OHS impacted by the trial of Derek Chauvin

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Bella Anderson

Vigil Organizers: Sydney Hunst, Maddie Moen, Wilo Omot, Fardouza Farah, Jenna Dallenbach, Sabella Mass, and Janessa Moore

Bella Anderson, Writer

The Trial

All eyes have been on Minneapolis since the trial of former Minneapolis police officer Derek Chauvin began on March 8. Chauvin was charged with unintentional second-degree murder, third-degree murder, and second-degree manslaughter in the death of George Floyd last May. The charges are to be considered separate, so the possibility was that Chauvin could have been convicted of all, some, or none of them. Chauvin, who pleaded not guilty, was charged four days after video evidence of him kneeling on Floyd’s neck for over nine minutes during an arrest on May 25. 

The trial lasted three weeks, as the defense called in seven witnesses and 38 prosecution members. The first week, the prosecution called witnesses who had seen the arrest to the stand, including 18-year-old Darnella Frazier who recorded the arrest. The New York Times said, “Frazier was 17 when she took a video of the arrest that helped prompt a wave of protests across the country… On May 25, she arrived at the Cup Foods convenience store with her 9-year-old cousin. ‘It seemed like he knew it was over for him,’ she said of Mr. Floyd. ‘He was terrified.’ ”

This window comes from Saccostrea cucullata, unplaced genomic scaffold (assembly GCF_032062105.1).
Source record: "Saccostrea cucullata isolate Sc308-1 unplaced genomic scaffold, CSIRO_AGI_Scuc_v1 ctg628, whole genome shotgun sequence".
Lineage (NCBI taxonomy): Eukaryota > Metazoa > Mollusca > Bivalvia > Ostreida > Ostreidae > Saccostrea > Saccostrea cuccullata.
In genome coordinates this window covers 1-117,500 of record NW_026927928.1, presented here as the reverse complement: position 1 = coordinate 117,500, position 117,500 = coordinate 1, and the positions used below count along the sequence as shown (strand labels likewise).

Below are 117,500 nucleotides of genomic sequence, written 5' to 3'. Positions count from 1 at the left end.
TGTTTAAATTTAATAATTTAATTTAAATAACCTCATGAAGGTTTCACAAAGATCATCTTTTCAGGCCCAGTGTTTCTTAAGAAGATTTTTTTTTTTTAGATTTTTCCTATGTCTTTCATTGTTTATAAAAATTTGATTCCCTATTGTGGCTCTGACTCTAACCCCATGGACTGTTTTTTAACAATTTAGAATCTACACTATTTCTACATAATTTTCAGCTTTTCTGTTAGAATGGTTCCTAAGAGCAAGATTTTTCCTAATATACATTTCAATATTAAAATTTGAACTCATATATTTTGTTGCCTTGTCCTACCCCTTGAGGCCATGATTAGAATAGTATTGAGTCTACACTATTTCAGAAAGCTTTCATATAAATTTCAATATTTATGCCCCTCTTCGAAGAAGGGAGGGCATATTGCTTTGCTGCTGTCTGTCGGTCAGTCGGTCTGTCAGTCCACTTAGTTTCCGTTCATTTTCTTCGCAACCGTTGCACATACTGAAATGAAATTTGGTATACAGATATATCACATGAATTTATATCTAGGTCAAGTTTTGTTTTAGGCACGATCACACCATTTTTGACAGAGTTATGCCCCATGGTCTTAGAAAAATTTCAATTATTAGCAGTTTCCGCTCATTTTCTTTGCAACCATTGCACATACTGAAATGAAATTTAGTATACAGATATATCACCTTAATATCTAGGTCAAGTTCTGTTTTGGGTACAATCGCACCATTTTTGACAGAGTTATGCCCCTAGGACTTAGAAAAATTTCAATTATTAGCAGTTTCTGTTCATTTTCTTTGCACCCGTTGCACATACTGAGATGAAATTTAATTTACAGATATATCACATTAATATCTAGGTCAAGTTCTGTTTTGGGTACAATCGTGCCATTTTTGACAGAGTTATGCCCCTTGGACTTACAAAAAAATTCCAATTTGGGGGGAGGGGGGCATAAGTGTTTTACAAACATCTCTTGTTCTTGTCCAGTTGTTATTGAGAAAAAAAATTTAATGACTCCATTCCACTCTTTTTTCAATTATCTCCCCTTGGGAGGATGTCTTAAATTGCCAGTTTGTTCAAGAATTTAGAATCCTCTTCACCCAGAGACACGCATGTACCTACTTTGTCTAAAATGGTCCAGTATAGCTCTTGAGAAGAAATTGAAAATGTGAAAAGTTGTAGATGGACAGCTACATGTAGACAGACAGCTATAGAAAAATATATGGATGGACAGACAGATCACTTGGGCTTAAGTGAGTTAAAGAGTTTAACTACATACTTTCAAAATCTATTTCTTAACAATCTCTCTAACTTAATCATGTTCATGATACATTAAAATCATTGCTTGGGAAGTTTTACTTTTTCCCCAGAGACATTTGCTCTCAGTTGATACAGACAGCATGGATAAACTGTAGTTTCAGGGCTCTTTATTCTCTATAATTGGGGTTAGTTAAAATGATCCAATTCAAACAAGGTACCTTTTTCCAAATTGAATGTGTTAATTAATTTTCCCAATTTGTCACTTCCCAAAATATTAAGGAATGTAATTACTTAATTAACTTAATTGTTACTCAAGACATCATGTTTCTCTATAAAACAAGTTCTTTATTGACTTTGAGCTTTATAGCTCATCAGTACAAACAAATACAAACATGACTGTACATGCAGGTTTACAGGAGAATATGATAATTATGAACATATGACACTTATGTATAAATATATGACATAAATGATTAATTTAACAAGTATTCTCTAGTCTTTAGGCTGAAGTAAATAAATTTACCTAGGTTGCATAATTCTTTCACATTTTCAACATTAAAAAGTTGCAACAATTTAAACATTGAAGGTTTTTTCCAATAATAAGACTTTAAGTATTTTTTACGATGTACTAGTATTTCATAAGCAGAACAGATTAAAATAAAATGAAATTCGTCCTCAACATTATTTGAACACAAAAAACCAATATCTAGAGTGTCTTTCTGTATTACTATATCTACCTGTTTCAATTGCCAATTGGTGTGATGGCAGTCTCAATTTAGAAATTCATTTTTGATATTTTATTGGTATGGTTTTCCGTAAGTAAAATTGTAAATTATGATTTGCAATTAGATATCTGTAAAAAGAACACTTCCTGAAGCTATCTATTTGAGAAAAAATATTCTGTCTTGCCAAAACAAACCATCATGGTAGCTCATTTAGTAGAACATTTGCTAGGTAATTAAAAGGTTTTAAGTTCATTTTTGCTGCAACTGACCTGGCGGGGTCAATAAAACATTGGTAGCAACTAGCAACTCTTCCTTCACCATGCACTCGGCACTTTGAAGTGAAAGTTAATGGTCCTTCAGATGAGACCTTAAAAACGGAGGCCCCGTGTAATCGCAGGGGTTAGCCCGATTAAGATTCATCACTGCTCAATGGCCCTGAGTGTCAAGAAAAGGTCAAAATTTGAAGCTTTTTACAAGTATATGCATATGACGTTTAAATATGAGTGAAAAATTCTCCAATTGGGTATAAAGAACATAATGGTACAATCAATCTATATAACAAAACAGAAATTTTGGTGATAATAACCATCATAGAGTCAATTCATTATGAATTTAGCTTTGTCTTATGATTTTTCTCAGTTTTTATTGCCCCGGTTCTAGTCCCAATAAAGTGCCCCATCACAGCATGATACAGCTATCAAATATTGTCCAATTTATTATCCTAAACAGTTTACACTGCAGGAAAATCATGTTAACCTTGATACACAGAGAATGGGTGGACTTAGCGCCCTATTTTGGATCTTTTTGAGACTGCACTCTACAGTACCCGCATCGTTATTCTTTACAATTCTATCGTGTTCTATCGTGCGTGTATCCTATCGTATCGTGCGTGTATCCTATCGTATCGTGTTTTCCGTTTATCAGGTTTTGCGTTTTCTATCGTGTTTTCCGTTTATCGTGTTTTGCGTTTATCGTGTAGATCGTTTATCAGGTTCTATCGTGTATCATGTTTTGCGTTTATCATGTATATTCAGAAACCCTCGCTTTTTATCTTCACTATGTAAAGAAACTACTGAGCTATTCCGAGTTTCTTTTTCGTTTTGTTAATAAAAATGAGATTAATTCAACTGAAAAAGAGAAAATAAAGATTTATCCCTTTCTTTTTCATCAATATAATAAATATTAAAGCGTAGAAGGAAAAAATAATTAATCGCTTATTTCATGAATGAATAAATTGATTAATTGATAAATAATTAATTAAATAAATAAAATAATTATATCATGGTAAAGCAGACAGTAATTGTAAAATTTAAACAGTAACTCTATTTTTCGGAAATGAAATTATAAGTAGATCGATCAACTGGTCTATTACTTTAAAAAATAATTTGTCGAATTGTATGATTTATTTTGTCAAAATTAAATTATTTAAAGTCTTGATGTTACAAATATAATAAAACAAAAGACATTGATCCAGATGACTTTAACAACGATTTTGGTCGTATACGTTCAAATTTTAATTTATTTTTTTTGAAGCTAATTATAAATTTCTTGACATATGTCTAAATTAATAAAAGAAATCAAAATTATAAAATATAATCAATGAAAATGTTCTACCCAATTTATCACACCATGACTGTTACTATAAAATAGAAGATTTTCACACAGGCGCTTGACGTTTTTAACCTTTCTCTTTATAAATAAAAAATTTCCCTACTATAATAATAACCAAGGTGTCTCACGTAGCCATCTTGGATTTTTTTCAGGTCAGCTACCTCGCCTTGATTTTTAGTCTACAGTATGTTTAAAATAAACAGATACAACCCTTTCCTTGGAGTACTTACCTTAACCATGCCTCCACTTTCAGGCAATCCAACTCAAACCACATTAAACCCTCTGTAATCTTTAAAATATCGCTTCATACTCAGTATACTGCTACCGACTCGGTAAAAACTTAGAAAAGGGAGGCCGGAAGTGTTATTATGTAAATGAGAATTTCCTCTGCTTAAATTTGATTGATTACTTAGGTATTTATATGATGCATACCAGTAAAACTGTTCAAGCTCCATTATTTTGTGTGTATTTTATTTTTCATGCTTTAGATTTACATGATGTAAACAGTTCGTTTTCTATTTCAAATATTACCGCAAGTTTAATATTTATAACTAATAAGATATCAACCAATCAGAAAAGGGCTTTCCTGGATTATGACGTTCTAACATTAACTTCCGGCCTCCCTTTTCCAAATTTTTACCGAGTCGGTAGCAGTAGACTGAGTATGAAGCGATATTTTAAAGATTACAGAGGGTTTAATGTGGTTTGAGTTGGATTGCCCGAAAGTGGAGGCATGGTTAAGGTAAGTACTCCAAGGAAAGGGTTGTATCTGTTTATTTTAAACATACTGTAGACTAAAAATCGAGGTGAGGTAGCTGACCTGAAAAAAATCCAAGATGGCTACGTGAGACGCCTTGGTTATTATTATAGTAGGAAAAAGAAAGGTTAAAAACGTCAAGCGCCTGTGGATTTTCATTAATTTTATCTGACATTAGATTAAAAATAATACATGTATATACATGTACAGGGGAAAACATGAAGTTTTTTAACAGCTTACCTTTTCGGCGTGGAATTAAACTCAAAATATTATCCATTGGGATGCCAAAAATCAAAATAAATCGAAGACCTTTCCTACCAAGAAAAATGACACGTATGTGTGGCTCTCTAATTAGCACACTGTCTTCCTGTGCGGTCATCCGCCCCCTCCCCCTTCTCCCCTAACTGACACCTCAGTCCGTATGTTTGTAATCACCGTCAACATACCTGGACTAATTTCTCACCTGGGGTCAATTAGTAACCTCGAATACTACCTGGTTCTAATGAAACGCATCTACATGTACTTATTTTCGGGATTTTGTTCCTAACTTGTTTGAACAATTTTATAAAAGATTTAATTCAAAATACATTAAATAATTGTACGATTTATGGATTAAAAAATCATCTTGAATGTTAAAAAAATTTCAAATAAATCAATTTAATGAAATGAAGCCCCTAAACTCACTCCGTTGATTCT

Whether Mr. Chauvin violated policy when he knelt on George Floyd’s neck for nine and a half minutes; what role, if any, drugs played in Mr. Floyd’s death; and what kind of impact the arrest may have had on the people who witnessed it. ”

In the second week, according to The New York Times, the defense and prosecution focused on these three questions: “Whether Mr. Chauvin violated policy when he knelt on George Floyd’s neck for nine and a half minutes; what role, if any, drugs played in Mr. Floyd’s death; and what kind of impact the arrest may have had on the people who witnessed it.” 

The defense, led by Eric J. Nelson, argued that Floyd died of an enlarged heart, the drugs fentanyl and methamphetamine in his system, and possibly carbon monoxide from squad car exhaust. The defense called seven witnesses over two days. One of the seven witnesses the defense called in was their own medical expert Dr.David Fowler, the former chief medical examiner for the State of Maryland. As reported by NPR, Dr.Fowler testified that he, “Saw no evidence that Mr. Chauvin’s knee hurt Mr. Floyd in any way.” 

Dr. Flower also deduced that Floyd’s death should be listed as undetermined rather than a homicide. According to Fox News, “Fowler concluded Floyd’s manner of death should be listed as undetermined rather than homicide because of all the factors at play, including possibly carbon monoxide from squad car Floyd was being held on the ground next to. Fowler made clear he does not believe carbon monoxide did not kill Floyd, but it was a contributing factor in his death along with heart disease, underlying health conditions, and drug use.”